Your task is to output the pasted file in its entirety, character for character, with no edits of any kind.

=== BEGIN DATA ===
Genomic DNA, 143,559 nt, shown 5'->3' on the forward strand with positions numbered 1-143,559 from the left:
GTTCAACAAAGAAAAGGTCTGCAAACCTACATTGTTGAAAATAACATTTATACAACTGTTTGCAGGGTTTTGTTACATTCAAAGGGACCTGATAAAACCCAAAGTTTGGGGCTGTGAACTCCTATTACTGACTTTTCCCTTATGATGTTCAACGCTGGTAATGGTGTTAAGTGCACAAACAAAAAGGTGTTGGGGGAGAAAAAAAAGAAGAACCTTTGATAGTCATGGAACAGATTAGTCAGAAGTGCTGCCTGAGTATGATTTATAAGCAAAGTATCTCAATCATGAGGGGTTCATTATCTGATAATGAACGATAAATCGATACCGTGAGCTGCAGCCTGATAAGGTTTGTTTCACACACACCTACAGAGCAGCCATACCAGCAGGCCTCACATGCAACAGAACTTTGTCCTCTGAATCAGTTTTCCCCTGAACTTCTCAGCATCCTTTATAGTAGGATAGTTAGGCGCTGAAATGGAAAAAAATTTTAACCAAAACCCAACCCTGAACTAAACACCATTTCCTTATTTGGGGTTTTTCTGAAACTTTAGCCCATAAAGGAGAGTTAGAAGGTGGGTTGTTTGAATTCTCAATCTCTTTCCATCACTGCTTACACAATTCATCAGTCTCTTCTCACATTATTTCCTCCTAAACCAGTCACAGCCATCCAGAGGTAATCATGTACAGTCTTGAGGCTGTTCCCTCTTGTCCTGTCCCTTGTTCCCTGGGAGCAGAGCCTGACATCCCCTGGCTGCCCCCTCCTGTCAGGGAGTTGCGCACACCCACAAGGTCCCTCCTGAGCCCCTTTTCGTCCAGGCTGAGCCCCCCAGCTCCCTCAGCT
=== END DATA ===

Genomic DNA, 143,559 nt, shown 5'->3' on the forward strand with positions numbered 1-143,559 from the left:
GTTCAACAAAGAAAAGGTCTGCAAACCTACATTGTTGAAAATAACATTTATACAACTGTTTGCAGGGTTTTGTTACATTCAAAGGGACCTGATAAAACCCAAAGTTTGGGGCTGTGAACTCCTATTACTGACTTTTCCCTTATGATGTTCAACGCTGGTAATGGTGTTAAGTGCACAAACAAAAAGGTGTTGGGGGAGAAAAAAAAGAAGAACCTTTGATAGTCATGGAACAGATTAGTCAGAAGTGCTGCCTGAGTATGATTTATAAGCAAAGTATCTCAATCATGAGGGGTTCATTATCTGATAATGAACGATAAATCGATACCGTGAGCTGCAGCCTGATAAGGTTTGTTTCACACACACCTACAGAGCAGCCATACCAGCAGGCCTCACATGCAACAGAACTTTGTCCTCTGAATCAGTTTTCCCCTGAACTTCTCAGCATCCTTTATAGTAGGATAGTTAGGCGCTGAAATGGAAAAAAATTTTAACCAAAACCCAACCCTGAACTAAACACCATTTCCTTATTTGGGGTTTTTCTGAAACTTTAGCCCATAAAGGAGAGTTAGAAGGTGGGTTGTTTGAATTCTCAATCTCTTTCCATCACTGCTTACACAATTCATCAGTCTCTTCTCACATTATTTCCTCCTAAACCAGTCACAGCCATCCAGAGGTAATCATGTACAGTCTTGAGGCTGTTCCCTCTTGTCCTGTCCCTTGTTCCCTGGGAGCAGAGCCTGACATCCCCTGGCTGCCCCCTCCTGTCAGGGAGTTGCGCACACCCACAAGGTCCCTCCTGAGCCCCTTTTCGTCCAGGCTGAGCCCCCCAGCTCCCTCAGCT